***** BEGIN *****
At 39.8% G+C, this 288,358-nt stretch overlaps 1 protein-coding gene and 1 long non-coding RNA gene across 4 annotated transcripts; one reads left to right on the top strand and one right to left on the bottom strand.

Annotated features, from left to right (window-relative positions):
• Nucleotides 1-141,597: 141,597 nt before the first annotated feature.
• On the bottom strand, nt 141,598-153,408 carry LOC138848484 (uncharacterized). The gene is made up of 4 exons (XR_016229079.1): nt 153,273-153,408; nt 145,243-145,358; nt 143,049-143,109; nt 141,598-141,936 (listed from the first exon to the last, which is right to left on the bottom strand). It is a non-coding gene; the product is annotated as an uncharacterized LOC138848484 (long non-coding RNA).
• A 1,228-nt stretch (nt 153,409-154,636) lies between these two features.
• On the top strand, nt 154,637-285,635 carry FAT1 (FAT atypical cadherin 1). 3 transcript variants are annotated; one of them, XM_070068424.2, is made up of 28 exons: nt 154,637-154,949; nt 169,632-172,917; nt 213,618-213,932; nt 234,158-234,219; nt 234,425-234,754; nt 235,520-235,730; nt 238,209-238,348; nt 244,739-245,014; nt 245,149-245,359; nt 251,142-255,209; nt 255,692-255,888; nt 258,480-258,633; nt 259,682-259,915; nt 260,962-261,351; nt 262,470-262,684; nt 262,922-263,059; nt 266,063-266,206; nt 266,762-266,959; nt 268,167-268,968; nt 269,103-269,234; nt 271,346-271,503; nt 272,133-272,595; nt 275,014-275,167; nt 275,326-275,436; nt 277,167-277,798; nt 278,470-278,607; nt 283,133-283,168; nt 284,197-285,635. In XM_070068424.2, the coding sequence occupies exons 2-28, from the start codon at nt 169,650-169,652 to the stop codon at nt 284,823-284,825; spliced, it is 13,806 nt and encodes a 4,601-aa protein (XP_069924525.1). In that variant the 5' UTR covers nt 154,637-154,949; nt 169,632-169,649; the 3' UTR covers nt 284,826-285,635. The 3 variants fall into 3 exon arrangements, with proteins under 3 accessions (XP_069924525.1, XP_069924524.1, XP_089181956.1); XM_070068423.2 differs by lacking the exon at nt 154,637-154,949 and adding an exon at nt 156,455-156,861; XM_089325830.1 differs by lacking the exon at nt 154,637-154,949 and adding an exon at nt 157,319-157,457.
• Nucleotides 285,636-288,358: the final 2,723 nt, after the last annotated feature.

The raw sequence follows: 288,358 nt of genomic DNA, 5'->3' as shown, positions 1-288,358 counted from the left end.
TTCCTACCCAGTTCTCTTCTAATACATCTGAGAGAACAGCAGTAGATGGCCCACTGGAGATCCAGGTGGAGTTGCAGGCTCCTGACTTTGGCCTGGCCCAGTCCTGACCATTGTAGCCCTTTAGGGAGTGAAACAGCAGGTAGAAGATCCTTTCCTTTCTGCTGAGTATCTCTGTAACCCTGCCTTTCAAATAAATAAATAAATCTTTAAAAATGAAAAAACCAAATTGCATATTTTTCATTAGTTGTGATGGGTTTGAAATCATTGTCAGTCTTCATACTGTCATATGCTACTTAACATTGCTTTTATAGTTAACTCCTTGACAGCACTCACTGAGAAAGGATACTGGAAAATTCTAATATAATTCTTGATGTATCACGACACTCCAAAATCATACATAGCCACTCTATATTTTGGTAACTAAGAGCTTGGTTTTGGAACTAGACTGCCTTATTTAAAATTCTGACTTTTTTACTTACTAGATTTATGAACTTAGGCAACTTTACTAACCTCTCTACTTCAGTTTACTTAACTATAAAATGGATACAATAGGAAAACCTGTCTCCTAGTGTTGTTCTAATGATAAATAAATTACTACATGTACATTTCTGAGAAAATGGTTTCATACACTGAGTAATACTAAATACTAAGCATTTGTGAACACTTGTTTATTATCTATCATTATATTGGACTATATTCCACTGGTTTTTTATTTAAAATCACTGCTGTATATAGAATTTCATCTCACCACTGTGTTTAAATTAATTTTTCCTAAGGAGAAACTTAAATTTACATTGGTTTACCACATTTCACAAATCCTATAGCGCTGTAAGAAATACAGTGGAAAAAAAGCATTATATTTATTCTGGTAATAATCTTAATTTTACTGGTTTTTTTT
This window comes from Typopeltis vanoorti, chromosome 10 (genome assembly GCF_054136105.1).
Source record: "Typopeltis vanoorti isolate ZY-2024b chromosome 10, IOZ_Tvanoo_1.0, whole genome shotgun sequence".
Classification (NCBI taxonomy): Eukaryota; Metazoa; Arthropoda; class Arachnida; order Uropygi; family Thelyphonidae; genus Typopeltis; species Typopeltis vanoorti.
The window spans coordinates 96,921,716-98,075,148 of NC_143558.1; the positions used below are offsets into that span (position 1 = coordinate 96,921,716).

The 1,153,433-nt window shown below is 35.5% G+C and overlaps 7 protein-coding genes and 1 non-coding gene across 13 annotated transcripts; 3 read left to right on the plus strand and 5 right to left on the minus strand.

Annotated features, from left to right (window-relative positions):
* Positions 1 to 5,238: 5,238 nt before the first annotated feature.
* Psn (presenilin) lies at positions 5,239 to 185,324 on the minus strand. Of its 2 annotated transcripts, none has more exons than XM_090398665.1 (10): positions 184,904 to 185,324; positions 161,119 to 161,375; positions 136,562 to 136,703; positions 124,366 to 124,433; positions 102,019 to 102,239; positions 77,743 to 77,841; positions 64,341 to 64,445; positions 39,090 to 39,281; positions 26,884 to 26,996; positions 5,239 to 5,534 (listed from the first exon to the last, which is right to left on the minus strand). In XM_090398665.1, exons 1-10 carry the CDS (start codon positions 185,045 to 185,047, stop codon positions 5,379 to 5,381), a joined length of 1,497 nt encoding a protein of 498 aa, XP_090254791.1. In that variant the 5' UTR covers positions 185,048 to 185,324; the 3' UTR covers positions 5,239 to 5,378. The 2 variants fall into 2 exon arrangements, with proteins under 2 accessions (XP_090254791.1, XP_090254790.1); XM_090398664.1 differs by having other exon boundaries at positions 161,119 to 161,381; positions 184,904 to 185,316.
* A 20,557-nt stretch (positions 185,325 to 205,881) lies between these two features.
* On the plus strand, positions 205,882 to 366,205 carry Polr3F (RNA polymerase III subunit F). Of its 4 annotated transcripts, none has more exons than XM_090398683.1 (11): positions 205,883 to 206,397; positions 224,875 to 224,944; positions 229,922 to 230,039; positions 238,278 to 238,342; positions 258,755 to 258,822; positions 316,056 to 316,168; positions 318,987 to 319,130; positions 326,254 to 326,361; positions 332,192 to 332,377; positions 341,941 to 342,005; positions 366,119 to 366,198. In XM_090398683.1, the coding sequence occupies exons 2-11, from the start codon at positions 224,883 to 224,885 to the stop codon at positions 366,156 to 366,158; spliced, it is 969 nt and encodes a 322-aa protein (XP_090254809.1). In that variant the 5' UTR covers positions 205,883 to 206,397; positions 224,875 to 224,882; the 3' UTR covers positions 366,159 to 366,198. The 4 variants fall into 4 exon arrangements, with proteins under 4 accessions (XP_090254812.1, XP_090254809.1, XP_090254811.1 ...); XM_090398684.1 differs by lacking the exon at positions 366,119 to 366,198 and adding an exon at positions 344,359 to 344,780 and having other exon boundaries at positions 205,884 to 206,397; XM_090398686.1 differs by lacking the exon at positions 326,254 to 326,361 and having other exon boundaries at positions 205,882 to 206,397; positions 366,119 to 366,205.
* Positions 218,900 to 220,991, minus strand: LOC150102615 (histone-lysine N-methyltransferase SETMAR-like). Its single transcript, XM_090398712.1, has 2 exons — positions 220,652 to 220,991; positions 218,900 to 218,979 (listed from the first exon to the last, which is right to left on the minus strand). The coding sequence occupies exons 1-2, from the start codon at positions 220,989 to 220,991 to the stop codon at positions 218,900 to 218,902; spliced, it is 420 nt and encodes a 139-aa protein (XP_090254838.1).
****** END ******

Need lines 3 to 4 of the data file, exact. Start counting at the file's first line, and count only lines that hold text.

• Nucleotides 1-141,597: 141,597 nt before the first annotated feature.
• On the bottom strand, nt 141,598-153,408 carry LOC138848484 (uncharacterized). The gene is made up of 4 exons (XR_016229079.1): nt 153,273-153,408; nt 145,243-145,358; nt 143,049-143,109; nt 141,598-141,936 (listed from the first exon to the last, which is right to left on the bottom strand). It is a non-coding gene; the product is annotated as an uncharacterized LOC138848484 (long non-coding RNA).